Book Review: The Maze Runner, by James Dashner

The Maze Runner (Maze Runner, #1)The Maze Runner by James Dashner
My rating: 2 of 5 stars

The Maze Runner, by James Dashner
★★ and ½ (rounding up to 3)

Synopsis: Thomas wakes up in a metal box, remembering nothing but his own name. He emerges into a world of about 60 teen boys who have learned to survive in a completely enclosed environment, subsisting on their own agriculture and supplies from below. A new boy arrives every 30 days. The original group has been in "the glade" for two years, trying to find a way to escape through a maze that surrounds their living space. They have begun to give up hope. Then a comatose girl arrives with a strange note, and their world begins to change. Older fans of Jeanne DuPrau's The City of Ember (Random, 2003), will likely enjoy this title and ask for the inevitable sequel.
In A Sentence: Meh….just, meh.

My Thoughts: Well, it was a quick read. And the concept was interesting. And some parts were kind of exciting. But that’s about it.
It seems that a lot of YA novels lately are using the same theme: dystopian, apocalyptic or post-apocalyptic, survival. When you’ve already read several books using the same theme, you start to get a little bored. That’s how I felt here.
Dashner has an interesting concept here regarding who created the maze and why, although I’m sure many people who read this book were able to guess what was going on within the first 100 pages of the first book, so by the time the ending came around, very little was a surprise. I mean, sure, there were a few twists and turns along the way, but overall the story was pretty predictable. I’m mainly surprised that the characters weren’t able to figure it out sooner; aren’t these kids supposed to be smarter than average?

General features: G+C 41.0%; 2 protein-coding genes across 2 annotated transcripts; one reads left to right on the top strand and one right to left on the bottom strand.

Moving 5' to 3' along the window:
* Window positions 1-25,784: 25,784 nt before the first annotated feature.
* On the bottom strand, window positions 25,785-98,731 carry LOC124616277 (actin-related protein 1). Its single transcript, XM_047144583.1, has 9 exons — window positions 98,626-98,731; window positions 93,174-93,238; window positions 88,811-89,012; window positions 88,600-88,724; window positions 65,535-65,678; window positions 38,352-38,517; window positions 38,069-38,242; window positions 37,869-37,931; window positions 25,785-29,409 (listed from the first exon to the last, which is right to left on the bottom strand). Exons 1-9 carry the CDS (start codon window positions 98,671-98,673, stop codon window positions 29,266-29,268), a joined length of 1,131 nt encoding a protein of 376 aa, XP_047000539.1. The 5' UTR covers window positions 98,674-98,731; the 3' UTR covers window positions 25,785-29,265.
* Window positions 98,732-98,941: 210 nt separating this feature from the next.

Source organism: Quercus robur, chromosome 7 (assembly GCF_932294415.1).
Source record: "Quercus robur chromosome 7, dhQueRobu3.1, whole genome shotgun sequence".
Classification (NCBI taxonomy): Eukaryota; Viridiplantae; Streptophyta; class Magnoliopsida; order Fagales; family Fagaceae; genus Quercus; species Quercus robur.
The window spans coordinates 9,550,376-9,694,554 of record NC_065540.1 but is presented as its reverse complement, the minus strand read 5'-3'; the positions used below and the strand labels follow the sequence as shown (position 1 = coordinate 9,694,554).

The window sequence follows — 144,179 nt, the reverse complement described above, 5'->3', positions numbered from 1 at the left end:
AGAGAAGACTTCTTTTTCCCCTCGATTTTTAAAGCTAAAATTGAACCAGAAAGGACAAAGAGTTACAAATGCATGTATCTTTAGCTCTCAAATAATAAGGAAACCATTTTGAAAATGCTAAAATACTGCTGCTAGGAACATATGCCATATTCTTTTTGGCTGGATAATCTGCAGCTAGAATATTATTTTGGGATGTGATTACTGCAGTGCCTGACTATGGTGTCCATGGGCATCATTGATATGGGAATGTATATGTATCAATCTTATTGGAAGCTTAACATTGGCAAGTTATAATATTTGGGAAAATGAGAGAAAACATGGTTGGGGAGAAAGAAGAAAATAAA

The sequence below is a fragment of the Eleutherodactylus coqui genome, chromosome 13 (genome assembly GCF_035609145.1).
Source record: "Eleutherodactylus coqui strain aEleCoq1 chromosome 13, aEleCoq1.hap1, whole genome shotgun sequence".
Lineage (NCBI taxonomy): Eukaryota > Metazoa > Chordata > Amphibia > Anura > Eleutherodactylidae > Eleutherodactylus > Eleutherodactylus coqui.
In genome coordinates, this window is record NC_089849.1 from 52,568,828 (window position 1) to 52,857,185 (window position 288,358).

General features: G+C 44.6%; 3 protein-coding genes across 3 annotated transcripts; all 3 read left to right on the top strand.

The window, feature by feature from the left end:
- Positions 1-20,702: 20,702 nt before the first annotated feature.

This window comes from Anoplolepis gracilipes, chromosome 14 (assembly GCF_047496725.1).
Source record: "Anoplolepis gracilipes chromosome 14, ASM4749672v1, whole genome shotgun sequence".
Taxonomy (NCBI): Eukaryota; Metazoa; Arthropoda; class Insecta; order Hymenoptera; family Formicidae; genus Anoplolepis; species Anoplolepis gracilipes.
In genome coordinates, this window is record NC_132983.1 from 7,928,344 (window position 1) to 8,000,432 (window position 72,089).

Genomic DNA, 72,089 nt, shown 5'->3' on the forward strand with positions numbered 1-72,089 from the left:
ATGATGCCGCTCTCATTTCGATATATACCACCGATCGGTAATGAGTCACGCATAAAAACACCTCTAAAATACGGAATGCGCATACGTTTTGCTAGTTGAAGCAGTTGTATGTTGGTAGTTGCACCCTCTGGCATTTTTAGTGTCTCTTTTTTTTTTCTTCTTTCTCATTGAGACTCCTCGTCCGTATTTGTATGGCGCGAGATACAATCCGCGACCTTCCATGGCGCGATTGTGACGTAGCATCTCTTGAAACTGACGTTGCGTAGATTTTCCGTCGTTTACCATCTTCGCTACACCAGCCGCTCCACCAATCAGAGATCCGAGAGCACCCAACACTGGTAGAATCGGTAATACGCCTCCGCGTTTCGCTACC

And that’s another thing too: the characters. Sure some were likeable, but there didn’t seem to be enough depth to them to get me to love them, or at the very least relate to them. I felt that there wasn’t enough development on that front to really pull me into the story.
Finally there was the way the plot was handled. Over the years, I have grown to realize that I really don’t like it when authors end chapters with a cliffhanger. It’s a tawdry trick to get the reader to continue reading. The problem is, the trick works, and I hate feeling the need to keep reading, not because the book is good and I’m enjoying it, but because I have to know what’s going on and see if I’m right.
So did I like anything about the book? Of course I did. Like I said previously, the concept was a good one. It was new, and while it was predictable, it was still different and interesting. The plot had some things going for it, and it kept me intrigued. I also did chuckle a few times, so there’s that. And there is certainly a little bit of a Lord Of The Flies thing going on, which I thought was good.
Overall, I have read better YA/post-apocalyptic/dystopian/survival novels, but this one was still all right. I think teenagers are more likely to enjoy this one than adults, particularly teenage boys, but I would recommend it to anyone who loves these types of books. Good, but not amazing.


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